She said that many evacuees are "living in fear" and are subjected to "daily humiliation." Some are unnerved by the guns carried by members of the National Guard and police officers at the facility.

One testimony she released to Reminder Publications is from Irene Malave, who is in the shelter with her husband and three children. The family had been living at 285 Central St., which has been demolished.

Malave said, "We were all home, when it started getting dark. My son yelled for me to close the window. I did, and all the windows broke suddenly, and trees crashed into my daughter's room and the kitchen. I grabbed my 1 year-old from his playpen and we all huddled in the corner. When it was over, we heard our neighbors yelling at us to get out of the building. We all came out, and as we left the building, bricks were falling down. I was afraid to leave because I had my son in my arms.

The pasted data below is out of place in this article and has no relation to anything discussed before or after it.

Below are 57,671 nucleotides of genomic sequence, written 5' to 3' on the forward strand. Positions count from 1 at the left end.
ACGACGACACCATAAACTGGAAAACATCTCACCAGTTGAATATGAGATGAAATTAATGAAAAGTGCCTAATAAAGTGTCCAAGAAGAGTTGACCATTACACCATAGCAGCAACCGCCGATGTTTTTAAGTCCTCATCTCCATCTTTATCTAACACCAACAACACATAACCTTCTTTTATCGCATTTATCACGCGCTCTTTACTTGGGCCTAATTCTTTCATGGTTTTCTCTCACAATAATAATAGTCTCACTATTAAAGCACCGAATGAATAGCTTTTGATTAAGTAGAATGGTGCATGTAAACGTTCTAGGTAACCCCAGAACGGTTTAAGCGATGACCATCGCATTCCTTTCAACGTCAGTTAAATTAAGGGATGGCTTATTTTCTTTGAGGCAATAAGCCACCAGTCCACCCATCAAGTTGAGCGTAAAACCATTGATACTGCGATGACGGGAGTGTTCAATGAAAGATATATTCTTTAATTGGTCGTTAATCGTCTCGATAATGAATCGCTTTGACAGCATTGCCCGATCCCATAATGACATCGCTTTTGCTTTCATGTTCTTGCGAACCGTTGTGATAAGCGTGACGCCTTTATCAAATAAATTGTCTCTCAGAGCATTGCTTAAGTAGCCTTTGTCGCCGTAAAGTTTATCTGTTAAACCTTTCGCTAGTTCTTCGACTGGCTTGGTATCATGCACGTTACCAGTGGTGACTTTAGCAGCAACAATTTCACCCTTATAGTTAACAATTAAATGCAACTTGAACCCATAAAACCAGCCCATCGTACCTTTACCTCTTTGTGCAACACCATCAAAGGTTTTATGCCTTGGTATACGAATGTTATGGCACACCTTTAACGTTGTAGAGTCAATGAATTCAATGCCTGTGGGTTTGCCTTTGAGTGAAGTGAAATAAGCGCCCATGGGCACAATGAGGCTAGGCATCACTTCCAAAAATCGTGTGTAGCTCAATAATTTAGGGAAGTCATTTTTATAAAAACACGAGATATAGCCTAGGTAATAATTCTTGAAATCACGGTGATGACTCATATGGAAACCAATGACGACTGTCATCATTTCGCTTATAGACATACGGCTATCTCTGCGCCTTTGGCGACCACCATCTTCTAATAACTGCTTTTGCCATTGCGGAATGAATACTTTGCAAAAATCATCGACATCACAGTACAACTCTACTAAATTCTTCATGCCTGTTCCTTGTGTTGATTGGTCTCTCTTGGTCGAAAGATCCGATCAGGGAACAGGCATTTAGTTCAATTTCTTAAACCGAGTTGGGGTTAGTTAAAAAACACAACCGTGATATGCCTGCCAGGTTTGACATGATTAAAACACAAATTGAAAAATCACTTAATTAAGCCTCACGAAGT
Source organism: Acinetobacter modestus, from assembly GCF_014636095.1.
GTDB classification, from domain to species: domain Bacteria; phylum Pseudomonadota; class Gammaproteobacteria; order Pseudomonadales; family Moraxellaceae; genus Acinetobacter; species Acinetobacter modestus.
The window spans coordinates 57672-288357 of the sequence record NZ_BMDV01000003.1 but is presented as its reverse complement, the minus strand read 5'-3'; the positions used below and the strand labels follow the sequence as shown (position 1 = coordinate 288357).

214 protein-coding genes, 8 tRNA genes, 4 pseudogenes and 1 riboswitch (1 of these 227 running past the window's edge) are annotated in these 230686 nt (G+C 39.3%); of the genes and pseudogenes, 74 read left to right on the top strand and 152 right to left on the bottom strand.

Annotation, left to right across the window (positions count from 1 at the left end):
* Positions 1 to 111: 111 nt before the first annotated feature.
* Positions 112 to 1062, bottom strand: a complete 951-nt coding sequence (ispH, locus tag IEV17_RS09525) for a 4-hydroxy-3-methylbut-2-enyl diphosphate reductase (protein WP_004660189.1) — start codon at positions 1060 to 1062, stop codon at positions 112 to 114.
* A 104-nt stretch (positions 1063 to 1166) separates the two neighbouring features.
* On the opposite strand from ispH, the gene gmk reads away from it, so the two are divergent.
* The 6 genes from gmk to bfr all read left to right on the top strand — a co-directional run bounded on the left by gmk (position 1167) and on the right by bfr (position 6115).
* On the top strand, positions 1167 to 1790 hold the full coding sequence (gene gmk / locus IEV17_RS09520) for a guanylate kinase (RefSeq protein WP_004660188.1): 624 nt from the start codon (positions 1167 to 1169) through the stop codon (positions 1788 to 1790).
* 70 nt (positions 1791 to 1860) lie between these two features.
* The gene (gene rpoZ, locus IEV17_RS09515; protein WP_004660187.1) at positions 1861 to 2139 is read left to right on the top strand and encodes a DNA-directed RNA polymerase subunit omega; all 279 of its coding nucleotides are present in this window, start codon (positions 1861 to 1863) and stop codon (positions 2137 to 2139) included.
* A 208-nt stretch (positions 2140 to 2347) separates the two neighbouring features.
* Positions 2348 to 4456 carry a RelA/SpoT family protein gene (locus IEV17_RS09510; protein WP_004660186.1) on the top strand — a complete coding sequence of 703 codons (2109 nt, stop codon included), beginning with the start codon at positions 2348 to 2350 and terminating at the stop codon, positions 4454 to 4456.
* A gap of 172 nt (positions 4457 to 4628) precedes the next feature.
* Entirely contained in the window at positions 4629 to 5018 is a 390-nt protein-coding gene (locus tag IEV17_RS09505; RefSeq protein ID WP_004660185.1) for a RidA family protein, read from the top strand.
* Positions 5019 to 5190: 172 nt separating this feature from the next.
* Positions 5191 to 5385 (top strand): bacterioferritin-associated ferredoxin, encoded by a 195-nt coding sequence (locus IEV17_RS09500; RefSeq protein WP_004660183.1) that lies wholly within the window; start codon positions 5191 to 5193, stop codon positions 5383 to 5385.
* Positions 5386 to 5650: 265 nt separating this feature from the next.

"Out in the street, the police and ambulances told us all that we had to walk to [the] MassMutual Center. Then a few days later, they moved us to Greenleaf, then Central, and now back to MassMutual. Some of the Red Cross volunteers have been very nice, but it's like a penitentiary in here. You can't express your concerns or complaints. There is no respect for the evacuees. The other day, my husband overheard one of the Red Cross staff say, when he looked at us, 'Are we gonna need body armor here?' They make arbitrary rules, try to keep us from taking showers, they make nasty comments about us. There are two very good Red Cross people, one is Robin, who had to leave, and the other is Vicky."